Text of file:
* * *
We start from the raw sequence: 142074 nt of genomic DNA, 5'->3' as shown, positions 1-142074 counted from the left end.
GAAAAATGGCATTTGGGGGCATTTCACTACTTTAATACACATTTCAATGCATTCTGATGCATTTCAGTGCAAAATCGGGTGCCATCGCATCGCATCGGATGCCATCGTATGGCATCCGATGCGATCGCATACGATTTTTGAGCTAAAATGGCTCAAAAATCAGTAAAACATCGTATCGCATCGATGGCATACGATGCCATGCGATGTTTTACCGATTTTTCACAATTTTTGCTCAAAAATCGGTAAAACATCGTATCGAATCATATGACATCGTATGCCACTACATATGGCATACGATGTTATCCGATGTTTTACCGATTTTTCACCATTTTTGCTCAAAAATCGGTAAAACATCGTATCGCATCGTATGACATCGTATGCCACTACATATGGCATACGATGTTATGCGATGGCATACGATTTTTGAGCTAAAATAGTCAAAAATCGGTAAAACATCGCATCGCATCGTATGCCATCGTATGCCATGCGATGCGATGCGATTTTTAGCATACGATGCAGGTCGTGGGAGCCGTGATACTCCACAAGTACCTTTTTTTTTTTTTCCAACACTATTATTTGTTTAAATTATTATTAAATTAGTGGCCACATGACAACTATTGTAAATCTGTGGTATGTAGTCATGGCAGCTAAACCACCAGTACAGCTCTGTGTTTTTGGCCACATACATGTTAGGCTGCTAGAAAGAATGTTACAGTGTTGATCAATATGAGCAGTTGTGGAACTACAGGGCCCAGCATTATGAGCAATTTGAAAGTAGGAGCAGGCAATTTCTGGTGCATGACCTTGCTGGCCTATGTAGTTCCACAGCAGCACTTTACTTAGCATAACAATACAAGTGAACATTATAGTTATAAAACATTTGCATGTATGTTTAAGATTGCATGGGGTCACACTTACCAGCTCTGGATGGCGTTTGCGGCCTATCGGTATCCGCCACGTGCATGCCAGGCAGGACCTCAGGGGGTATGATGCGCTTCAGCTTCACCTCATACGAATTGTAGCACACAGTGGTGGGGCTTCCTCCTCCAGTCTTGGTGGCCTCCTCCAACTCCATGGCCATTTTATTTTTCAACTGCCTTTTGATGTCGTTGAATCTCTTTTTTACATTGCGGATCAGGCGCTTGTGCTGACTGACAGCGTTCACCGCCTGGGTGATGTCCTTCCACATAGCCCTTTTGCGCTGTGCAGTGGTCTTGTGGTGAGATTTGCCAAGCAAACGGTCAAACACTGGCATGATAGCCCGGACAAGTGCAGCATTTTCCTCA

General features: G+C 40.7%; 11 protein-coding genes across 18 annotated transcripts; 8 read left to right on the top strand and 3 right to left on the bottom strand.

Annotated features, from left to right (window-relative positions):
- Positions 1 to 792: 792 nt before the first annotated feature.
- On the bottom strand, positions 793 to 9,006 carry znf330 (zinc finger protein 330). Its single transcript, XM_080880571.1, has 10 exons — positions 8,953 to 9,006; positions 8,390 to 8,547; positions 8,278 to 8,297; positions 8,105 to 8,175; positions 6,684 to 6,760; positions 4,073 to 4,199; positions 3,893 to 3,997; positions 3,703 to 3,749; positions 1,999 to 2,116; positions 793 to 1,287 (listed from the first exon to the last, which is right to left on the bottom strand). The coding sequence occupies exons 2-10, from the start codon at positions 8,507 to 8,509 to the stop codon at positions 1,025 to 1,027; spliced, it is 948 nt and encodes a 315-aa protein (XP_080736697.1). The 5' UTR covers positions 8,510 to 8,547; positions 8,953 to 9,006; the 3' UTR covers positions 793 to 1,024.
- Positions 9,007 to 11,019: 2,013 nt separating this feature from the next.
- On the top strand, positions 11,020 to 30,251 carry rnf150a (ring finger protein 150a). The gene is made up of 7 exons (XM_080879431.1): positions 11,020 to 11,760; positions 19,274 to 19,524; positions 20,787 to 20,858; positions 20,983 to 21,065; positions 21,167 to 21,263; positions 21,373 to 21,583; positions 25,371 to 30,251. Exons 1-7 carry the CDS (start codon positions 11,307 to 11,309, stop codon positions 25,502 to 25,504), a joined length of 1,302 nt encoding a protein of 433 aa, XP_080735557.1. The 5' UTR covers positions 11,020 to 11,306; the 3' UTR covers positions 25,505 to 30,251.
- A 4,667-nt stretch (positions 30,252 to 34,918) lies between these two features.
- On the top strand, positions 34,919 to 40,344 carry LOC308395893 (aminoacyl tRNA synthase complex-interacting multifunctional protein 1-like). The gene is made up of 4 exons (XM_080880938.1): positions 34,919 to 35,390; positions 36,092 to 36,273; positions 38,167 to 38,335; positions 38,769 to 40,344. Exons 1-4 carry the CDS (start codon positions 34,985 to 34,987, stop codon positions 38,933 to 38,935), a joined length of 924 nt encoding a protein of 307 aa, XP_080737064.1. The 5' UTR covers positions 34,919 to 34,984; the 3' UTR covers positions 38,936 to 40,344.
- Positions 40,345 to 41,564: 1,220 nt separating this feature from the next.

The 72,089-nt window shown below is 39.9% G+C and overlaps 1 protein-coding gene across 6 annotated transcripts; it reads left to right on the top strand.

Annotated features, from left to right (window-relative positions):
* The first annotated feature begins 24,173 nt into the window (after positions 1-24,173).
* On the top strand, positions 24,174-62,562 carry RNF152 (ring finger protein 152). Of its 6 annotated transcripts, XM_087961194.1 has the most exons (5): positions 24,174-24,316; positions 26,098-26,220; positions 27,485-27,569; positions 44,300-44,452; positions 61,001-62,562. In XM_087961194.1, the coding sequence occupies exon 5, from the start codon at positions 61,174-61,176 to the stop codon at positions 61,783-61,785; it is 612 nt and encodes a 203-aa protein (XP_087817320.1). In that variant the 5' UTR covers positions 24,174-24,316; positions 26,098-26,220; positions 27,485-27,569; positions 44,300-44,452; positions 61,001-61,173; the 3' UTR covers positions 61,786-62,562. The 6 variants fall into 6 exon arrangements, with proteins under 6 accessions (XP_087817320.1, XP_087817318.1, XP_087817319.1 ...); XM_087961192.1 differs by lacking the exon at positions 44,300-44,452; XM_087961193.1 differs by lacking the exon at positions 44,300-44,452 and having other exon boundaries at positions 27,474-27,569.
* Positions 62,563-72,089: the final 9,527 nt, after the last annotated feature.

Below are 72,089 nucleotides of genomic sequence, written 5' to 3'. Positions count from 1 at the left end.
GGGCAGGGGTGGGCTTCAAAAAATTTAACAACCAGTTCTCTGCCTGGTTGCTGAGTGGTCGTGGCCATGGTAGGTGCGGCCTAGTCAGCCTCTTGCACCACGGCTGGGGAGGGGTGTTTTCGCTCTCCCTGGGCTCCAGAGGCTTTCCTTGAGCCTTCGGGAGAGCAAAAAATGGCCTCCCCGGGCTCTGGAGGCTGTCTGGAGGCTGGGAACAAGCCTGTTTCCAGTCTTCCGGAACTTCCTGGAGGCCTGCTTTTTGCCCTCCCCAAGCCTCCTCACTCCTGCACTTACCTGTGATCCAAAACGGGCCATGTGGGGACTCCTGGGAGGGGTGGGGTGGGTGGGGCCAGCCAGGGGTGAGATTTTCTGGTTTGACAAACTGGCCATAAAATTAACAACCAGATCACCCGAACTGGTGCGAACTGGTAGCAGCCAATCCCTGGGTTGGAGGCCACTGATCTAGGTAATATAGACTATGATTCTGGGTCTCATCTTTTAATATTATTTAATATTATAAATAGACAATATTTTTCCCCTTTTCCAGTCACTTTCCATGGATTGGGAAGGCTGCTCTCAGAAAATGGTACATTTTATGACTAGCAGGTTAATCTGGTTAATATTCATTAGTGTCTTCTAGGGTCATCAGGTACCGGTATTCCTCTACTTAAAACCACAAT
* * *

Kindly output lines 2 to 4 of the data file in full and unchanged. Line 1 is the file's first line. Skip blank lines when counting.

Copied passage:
GAAAAATGGCATTTGGGGGCATTTCACTACTTTAATACACATTTCAATGCATTCTGATGCATTTCAGTGCAAAATCGGGTGCCATCGCATCGCATCGGATGCCATCGTATGGCATCCGATGCGATCGCATACGATTTTTGAGCTAAAATGGCTCAAAAATCAGTAAAACATCGTATCGCATCGATGGCATACGATGCCATGCGATGTTTTACCGATTTTTCACAATTTTTGCTCAAAAATCGGTAAAACATCGTATCGAATCATATGACATCGTATGCCACTACATATGGCATACGATGTTATCCGATGTTTTACCGATTTTTCACCATTTTTGCTCAAAAATCGGTAAAACATCGTATCGCATCGTATGACATCGTATGCCACTACATATGGCATACGATGTTATGCGATGGCATACGATTTTTGAGCTAAAATAGTCAAAAATCGGTAAAACATCGCATCGCATCGTATGCCATCGTATGCCATGCGATGCGATGCGATTTTTAGCATACGATGCAGGTCGTGGGAGCCGTGATACTCCACAAGTACCTTTTTTTTTTTTTCCAACACTATTATTTGTTTAAATTATTATTAAATTAGTGGCCACATGACAACTATTGTAAATCTGTGGTATGTAGTCATGGCAGCTAAACCACCAGTACAGCTCTGTGTTTTTGGCCACATACATGTTAGGCTGCTAGAAAGAATGTTACAGTGTTGATCAATATGAGCAGTTGTGGAACTACAGGGCCCAGCATTATGAGCAATTTGAAAGTAGGAGCAGGCAATTTCTGGTGCATGACCTTGCTGGCCTATGTAGTTCCACAGCAGCACTTTACTTAGCATAACAATACAAGTGAACATTATAGTTATAAAACATTTGCATGTATGTTTAAGATTGCATGGGGTCACACTTACCAGCTCTGGATGGCGTTTGCGGCCTATCGGTATCCGCCACGTGCATGCCAGGCAGGACCTCAGGGGGTATGATGCGCTTCAGCTTCACCTCATACGAATTGTAGCACACAGTGGTGGGGCTTCCTCCTCCAGTCTTGGTGGCCTCCTCCAACTCCATGGCCATTTTATTTTTCAACTGCCTTTTGATGTCGTTGAATCTCTTTTTTACATTGCGGATCAGGCGCTTGTGCTGACTGACAGCGTTCACCGCCTGGGTGATGTCCTTCCACATAGCCCTTTTGCGCTGTGCAGTGGTCTTGTGGTGAGATTTGCCAAGCAAACGGTCAAACACTGGCATGATAGCCCGGACAAGTGCAGCATTTTCCTCA

General features: G+C 40.7%; 11 protein-coding genes across 18 annotated transcripts; 8 read left to right on the top strand and 3 right to left on the bottom strand.

Annotated features, from left to right (window-relative positions):